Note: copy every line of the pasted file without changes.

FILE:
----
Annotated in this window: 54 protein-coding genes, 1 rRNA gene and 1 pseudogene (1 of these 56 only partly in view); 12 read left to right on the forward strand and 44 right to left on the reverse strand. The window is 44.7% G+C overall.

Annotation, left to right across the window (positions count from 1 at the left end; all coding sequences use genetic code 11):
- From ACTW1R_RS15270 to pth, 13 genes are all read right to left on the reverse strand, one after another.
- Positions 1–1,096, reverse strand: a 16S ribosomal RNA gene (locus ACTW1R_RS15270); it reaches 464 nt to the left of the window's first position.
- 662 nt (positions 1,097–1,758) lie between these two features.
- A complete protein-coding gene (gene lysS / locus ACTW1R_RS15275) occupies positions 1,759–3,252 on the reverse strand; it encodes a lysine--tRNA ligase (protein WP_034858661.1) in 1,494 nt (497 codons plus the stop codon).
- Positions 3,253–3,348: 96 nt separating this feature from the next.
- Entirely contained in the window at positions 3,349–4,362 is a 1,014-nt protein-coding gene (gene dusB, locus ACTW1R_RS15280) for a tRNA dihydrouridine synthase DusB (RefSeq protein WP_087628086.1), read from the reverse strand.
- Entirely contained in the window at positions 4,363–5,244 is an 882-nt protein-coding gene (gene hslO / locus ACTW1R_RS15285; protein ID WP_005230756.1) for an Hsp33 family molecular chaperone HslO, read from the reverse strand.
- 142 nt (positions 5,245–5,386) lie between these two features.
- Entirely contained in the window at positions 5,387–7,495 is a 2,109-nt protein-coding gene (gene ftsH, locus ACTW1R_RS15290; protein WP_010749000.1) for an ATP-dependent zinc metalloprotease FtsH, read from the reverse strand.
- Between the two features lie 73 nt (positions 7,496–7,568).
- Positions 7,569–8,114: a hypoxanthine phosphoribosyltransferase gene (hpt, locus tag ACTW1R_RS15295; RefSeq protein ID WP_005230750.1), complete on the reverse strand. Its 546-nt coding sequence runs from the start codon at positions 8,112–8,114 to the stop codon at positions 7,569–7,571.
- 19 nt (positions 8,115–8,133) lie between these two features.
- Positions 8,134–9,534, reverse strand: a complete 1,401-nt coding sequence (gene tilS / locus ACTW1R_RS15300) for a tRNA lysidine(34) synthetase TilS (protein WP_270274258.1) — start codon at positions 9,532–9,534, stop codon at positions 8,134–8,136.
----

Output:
Annotated in this window: 54 protein-coding genes, 1 rRNA gene and 1 pseudogene (1 of these 56 only partly in view); 12 read left to right on the forward strand and 44 right to left on the reverse strand. The window is 44.7% G+C overall.

Annotation, left to right across the window (positions count from 1 at the left end; all coding sequences use genetic code 11):
- From ACTW1R_RS15270 to pth, 13 genes are all read right to left on the reverse strand, one after another.
- Positions 1–1,096, reverse strand: a 16S ribosomal RNA gene (locus ACTW1R_RS15270); it reaches 464 nt to the left of the window's first position.
- 662 nt (positions 1,097–1,758) lie between these two features.
- A complete protein-coding gene (gene lysS / locus ACTW1R_RS15275) occupies positions 1,759–3,252 on the reverse strand; it encodes a lysine--tRNA ligase (protein WP_034858661.1) in 1,494 nt (497 codons plus the stop codon).
- Positions 3,253–3,348: 96 nt separating this feature from the next.
- Entirely contained in the window at positions 3,349–4,362 is a 1,014-nt protein-coding gene (gene dusB, locus ACTW1R_RS15280) for a tRNA dihydrouridine synthase DusB (RefSeq protein WP_087628086.1), read from the reverse strand.
- Entirely contained in the window at positions 4,363–5,244 is an 882-nt protein-coding gene (gene hslO / locus ACTW1R_RS15285; protein ID WP_005230756.1) for an Hsp33 family molecular chaperone HslO, read from the reverse strand.
- 142 nt (positions 5,245–5,386) lie between these two features.
- Entirely contained in the window at positions 5,387–7,495 is a 2,109-nt protein-coding gene (gene ftsH, locus ACTW1R_RS15290; protein WP_010749000.1) for an ATP-dependent zinc metalloprotease FtsH, read from the reverse strand.
- Between the two features lie 73 nt (positions 7,496–7,568).
- Positions 7,569–8,114: a hypoxanthine phosphoribosyltransferase gene (hpt, locus tag ACTW1R_RS15295; RefSeq protein ID WP_005230750.1), complete on the reverse strand. Its 546-nt coding sequence runs from the start codon at positions 8,112–8,114 to the stop codon at positions 7,569–7,571.
- 19 nt (positions 8,115–8,133) lie between these two features.
- Positions 8,134–9,534, reverse strand: a complete 1,401-nt coding sequence (gene tilS / locus ACTW1R_RS15300) for a tRNA lysidine(34) synthetase TilS (protein WP_270274258.1) — start codon at positions 9,532–9,534, stop codon at positions 8,134–8,136.